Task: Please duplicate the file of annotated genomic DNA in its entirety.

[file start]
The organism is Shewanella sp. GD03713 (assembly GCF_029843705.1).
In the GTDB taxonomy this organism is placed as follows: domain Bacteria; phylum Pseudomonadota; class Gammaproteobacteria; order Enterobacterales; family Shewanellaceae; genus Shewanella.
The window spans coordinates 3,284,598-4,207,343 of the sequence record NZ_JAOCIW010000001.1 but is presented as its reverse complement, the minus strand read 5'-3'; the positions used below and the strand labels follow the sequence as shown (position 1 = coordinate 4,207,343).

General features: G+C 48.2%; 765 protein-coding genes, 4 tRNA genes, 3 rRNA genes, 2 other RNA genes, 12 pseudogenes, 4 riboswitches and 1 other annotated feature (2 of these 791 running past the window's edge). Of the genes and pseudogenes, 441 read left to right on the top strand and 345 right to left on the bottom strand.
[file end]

The organism is Shewanella sp. GD03713 (assembly GCF_029843705.1).
In the GTDB taxonomy this organism is placed as follows: domain Bacteria; phylum Pseudomonadota; class Gammaproteobacteria; order Enterobacterales; family Shewanellaceae; genus Shewanella.
The window spans coordinates 3,284,598-4,207,343 of the sequence record NZ_JAOCIW010000001.1 but is presented as its reverse complement, the minus strand read 5'-3'; the positions used below and the strand labels follow the sequence as shown (position 1 = coordinate 4,207,343).

General features: G+C 48.2%; 765 protein-coding genes, 4 tRNA genes, 3 rRNA genes, 2 other RNA genes, 12 pseudogenes, 4 riboswitches and 1 other annotated feature (2 of these 791 running past the window's edge). Of the genes and pseudogenes, 441 read left to right on the top strand and 345 right to left on the bottom strand.